Last month, a court in the N.D. of California denied class certification to a group of Chipotle workers who alleged that the burrito chain maintained unlawful English-only workplaces in the state of California.  Guzman v. Chipotle Mexican Grill, Inc., Case No. 17-cv-02606 (N.D. Cal. Jan. 15, 2020).  The opinion is a textbook example of how a lack of uniform written policies can, in some instances, benefit employers defending pattern and practice lawsuits.  Separately, the case also provides occasion to review the EEOC’s stance on English-Only policies.
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The #MeToo movement has placed sexual harassment on the front pages of newspapers, has galvanized some states to reconsider their own sexual harassment laws, and has encouraged employers to take a closer look at their policies and procedures. With such heightened awareness of sexual harassment, employers may feel an inclination to resolve doubts in favor of the accuser.  A recent Second Circuit decision, however, illustrates a counterweight to this outlook.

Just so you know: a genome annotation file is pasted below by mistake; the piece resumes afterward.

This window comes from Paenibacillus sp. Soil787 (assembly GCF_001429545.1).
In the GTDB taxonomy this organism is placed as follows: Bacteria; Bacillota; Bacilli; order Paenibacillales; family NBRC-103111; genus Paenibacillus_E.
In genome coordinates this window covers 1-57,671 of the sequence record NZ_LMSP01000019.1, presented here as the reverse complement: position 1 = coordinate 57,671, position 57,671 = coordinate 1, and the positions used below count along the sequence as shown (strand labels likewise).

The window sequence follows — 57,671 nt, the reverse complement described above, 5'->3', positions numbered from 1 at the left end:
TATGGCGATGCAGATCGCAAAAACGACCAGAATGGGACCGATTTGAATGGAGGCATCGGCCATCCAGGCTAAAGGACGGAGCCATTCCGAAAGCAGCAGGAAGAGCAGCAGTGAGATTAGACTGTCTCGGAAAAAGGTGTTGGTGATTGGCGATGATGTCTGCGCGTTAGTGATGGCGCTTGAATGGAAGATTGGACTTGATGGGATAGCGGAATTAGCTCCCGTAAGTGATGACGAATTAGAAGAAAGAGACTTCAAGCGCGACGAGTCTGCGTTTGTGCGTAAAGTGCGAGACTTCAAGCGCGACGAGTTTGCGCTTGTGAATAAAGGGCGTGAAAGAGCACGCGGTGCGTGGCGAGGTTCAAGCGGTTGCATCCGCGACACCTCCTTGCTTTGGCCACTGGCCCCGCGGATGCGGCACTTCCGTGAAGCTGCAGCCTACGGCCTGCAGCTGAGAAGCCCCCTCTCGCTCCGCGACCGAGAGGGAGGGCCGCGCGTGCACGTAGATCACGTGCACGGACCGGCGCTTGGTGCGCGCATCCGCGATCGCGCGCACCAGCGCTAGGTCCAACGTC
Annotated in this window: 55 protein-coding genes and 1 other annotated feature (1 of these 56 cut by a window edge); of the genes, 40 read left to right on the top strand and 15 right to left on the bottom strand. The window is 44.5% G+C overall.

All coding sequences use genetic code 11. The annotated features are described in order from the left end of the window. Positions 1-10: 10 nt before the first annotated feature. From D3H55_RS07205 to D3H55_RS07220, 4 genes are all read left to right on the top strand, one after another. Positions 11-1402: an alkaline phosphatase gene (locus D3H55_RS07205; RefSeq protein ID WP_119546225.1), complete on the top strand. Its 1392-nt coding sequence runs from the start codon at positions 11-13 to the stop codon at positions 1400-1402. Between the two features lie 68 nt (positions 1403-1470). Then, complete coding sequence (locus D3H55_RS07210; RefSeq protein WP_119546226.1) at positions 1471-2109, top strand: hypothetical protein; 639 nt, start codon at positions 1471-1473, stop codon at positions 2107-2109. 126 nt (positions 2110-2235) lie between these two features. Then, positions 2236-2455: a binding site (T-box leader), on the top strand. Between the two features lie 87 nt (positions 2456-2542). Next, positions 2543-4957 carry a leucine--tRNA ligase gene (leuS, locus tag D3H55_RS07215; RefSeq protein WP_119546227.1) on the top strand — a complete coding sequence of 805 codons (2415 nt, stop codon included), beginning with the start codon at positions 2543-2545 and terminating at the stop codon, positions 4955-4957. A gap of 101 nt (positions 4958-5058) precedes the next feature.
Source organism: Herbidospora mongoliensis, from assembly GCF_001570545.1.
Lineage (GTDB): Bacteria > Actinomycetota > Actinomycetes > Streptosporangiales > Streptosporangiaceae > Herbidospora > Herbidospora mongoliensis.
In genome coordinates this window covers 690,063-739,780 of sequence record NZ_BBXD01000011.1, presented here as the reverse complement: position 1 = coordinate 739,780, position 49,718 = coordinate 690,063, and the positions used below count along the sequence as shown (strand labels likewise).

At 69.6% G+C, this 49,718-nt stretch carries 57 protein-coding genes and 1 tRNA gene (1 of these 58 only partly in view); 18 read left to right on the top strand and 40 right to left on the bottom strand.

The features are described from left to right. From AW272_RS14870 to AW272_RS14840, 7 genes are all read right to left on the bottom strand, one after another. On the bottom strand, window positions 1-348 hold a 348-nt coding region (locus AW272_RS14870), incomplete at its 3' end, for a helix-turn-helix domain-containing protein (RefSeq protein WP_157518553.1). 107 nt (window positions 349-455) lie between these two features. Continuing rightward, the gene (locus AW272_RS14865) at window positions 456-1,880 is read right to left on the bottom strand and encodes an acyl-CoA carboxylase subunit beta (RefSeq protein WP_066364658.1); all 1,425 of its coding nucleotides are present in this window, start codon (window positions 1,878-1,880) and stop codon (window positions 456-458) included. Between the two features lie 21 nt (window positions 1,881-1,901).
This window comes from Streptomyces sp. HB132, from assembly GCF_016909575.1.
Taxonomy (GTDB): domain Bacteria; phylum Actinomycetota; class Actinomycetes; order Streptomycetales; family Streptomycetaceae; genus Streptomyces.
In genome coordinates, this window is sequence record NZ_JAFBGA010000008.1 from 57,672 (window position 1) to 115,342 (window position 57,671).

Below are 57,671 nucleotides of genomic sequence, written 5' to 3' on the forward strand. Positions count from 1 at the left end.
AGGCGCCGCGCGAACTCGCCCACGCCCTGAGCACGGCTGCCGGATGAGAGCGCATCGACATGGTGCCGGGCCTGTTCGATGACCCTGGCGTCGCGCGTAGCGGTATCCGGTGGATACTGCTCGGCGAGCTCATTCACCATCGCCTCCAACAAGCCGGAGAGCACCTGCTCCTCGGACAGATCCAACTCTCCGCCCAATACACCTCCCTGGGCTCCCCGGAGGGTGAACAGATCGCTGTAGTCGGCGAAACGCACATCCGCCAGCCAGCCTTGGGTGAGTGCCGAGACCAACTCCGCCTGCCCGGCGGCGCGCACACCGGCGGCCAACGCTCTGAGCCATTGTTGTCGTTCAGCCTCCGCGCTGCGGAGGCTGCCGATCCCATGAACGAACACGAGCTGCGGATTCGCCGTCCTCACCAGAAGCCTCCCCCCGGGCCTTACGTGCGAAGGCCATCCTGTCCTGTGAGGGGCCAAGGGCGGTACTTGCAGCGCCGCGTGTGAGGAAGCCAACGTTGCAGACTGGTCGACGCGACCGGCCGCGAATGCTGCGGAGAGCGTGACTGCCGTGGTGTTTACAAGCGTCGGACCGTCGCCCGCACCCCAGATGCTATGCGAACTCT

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Earlier this year, a federal court in Illinois decertified a small class of Physicians who alleged gender-based pay discrimination under the Equal Pay Act.  Although not a groundbreaking appellate court decision, the opinion does provide a roadmap for employers facing EPA collective actions, which may gain traction in the wake of increasing media attention on pay disparities.
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In late January 2019, the Seventh Circuit Court of Appeals ruled that the Age Discrimination in Employment Act (“ADEA”) does not allow outside job applicants to bring disparate impact claims.  The plaintiff in the case, Dale Kleber, an attorney, is now asking the Supreme Court to review that decision.
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